There are only two campgrounds inside the park, and you have to be on your toes to get a site. Reservations are not accepted. The campgrounds usually fill by early afternoon on a first-come, first-served basis. Mazama, near the south entrance station, has 198 wooded sites. Lost Creek campground on the Pinnacles road from east Rim Drive has twelve tent sites only. But take heart; if all sites in the park are taken, note that there are scores of United States Forest Service sites nearby outside the park boundary. Lodging also is available in rustic cabins located behind the cafeteria and gift shop complex.

Since 1915, visitors from around the world have enjoyed the park from their accommodations at the Crater Lake Lodge. The historic structure, staffed largely by college students, is open from early June to early September. In addition to guest rooms, the lodge has a comfortable lounge, cocktail bar and restaurant.

The Lodge does not rate four stars--it is no El Tovar--but like old, rustic lodges everywhere, especially those in national parks, the Crater Lodge has a sort of quiet, informal atmosphere that brings guests back again. Sad to say, the lodge will soon be demolished. The cost of readying the lodge for opening each summer has risen steadily, and the expenditures for repairs to the aging structure have soared.

The U.S. Park Service announced recently that the lodge would be torn down, explaining that it was no longer economical to operate. There is another reason, an admirable one. The Park Service plans to remove the lodge and other buildings from the rim to return the caldera as closely as possible to its natural state.

The rental cabins behind the cafeteria will close in 1985. The removal date of the cafeteria and store has not been set. The lodge itself probably will come down in 1987. It will not be closed until a new lodge has been constructed elsewhere, probably at park headquarters just below the south rim. The new cafeteria, store and gift shop likely will be built in the same area.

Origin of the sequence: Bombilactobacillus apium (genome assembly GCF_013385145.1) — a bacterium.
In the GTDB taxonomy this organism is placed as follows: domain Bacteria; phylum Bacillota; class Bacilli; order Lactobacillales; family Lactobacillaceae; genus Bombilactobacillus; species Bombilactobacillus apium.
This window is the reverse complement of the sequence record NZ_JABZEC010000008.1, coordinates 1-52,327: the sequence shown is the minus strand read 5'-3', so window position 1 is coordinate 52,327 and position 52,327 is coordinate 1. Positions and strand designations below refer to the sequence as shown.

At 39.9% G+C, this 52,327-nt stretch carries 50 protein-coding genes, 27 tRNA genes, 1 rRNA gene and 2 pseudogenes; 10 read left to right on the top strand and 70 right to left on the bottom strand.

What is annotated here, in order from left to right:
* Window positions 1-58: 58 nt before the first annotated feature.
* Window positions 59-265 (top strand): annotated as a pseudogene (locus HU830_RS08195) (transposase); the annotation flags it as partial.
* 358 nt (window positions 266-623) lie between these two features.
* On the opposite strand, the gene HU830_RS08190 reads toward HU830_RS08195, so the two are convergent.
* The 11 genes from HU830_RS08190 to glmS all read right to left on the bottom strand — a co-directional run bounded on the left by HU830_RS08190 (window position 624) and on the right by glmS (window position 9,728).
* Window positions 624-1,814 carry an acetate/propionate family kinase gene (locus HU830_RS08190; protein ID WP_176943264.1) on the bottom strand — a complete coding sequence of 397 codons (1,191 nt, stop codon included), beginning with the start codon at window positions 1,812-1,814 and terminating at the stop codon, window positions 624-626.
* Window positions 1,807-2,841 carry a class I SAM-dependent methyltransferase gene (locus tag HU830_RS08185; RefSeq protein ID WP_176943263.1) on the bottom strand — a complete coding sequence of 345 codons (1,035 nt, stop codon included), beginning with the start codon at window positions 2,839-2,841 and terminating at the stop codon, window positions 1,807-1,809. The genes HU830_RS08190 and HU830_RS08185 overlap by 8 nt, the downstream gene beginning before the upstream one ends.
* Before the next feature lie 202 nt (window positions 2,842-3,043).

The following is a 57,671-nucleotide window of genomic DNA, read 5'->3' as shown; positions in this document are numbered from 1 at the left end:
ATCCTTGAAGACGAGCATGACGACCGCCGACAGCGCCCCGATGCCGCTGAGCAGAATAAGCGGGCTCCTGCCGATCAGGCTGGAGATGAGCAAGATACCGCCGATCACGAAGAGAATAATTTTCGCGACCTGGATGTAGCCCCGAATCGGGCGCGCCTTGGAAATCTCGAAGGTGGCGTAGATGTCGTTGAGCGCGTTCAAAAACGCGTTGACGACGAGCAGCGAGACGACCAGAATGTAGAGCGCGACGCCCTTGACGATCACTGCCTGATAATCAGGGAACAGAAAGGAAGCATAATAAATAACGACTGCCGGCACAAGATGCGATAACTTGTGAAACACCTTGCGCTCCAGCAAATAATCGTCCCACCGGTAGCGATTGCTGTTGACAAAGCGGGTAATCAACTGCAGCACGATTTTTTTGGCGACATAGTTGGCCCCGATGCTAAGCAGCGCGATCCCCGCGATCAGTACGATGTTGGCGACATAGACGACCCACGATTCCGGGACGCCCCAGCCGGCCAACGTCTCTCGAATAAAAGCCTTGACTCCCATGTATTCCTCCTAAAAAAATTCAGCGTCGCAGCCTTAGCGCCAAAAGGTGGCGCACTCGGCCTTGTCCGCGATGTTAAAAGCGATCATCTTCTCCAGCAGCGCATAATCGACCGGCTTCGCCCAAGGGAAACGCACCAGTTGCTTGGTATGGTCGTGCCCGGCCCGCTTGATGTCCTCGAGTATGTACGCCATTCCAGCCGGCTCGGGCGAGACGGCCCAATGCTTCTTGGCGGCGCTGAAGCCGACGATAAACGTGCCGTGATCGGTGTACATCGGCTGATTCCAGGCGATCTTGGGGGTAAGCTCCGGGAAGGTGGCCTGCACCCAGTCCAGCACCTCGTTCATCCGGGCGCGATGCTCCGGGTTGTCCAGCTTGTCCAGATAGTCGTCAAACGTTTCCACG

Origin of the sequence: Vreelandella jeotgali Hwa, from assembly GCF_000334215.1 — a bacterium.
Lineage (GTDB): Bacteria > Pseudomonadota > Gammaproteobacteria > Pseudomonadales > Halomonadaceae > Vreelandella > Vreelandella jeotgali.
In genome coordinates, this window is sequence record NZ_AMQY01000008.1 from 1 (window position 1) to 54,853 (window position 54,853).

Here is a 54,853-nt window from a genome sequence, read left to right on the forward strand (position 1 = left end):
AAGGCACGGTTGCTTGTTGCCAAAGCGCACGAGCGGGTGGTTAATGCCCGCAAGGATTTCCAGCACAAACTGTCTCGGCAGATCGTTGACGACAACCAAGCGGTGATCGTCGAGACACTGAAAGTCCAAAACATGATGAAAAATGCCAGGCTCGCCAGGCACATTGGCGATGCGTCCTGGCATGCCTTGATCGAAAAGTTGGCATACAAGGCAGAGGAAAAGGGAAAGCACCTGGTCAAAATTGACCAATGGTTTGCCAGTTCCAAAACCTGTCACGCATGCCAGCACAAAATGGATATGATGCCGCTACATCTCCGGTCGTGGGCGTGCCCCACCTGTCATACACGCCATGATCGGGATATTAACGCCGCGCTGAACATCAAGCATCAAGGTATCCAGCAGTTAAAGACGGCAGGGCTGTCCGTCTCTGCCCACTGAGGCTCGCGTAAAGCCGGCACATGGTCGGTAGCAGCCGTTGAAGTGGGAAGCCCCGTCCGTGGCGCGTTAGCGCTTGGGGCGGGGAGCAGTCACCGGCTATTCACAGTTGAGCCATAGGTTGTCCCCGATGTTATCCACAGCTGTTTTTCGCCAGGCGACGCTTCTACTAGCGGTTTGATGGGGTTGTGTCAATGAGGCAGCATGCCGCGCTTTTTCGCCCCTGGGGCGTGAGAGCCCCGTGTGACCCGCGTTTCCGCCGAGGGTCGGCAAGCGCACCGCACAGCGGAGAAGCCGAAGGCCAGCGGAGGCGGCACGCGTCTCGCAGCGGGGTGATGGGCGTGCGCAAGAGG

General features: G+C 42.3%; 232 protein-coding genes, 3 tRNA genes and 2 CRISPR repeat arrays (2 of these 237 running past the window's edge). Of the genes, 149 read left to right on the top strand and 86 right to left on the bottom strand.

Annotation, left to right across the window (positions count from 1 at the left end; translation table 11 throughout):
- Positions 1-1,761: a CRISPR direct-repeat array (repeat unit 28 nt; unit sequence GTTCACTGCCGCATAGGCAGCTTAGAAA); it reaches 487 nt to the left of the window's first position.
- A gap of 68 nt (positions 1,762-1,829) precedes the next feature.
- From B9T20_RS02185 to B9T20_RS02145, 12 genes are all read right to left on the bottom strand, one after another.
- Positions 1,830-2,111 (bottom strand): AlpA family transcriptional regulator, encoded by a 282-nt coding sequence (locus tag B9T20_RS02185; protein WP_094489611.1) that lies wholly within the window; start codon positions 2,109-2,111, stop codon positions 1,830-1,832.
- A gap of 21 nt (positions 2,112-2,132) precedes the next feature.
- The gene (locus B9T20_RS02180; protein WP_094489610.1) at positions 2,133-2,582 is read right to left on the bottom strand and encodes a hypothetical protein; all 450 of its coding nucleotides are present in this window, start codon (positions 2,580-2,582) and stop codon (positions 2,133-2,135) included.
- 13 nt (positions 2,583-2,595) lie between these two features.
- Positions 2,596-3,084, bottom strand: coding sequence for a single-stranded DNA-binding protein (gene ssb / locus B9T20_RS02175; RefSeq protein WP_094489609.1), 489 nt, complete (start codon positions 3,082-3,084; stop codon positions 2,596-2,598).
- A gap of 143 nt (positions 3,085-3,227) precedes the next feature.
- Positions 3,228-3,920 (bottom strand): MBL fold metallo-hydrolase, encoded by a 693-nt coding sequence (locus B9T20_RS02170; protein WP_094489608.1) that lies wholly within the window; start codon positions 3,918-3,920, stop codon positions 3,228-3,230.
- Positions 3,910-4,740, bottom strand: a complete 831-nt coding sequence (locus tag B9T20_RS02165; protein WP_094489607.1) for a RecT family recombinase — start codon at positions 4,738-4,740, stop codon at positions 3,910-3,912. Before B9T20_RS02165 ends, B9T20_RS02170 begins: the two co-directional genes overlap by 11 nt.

Visitors will continue to find essential services and accommodations at the park in the years to come, but if you want to enjoy the view of the lake from your lodge window one more time, you must include Crater Lake in your vacation plans soon.

For reservations at the lodge or cabins, call (503) 594-2511. For information about the park, write: National Park Service, Crater Lake National Park, P.O. Box 7, Crater Lake, Oregon 97604. Get information about campgrounds in the National Forests from: Pacific Northwest Region, 319 S.W. Pine St., P.O. Box 3623, Portland, OR 97208. For general information about holidays in Oregon, write: Parks & Recreation Branch, Department of Transportation, 525 Trade St., S.E., Salem, OR 97310; and Tourism Division, Oregon Department of Economic Development, 595 Cottage Street, NI., Salem, OR 97310.

Your first stop on arriving in the park should be the visitor center. It is located on the south rim between the cafeteria complex and the lodge. The ranger on duty will answer your questions. Then step outside. The view of the lake from the center is memorable, especially in the evening.

Caveat and disclaimer: This is a freelance travel article that I published some time ago. Some data, especially prices, links and contact information, may not be current.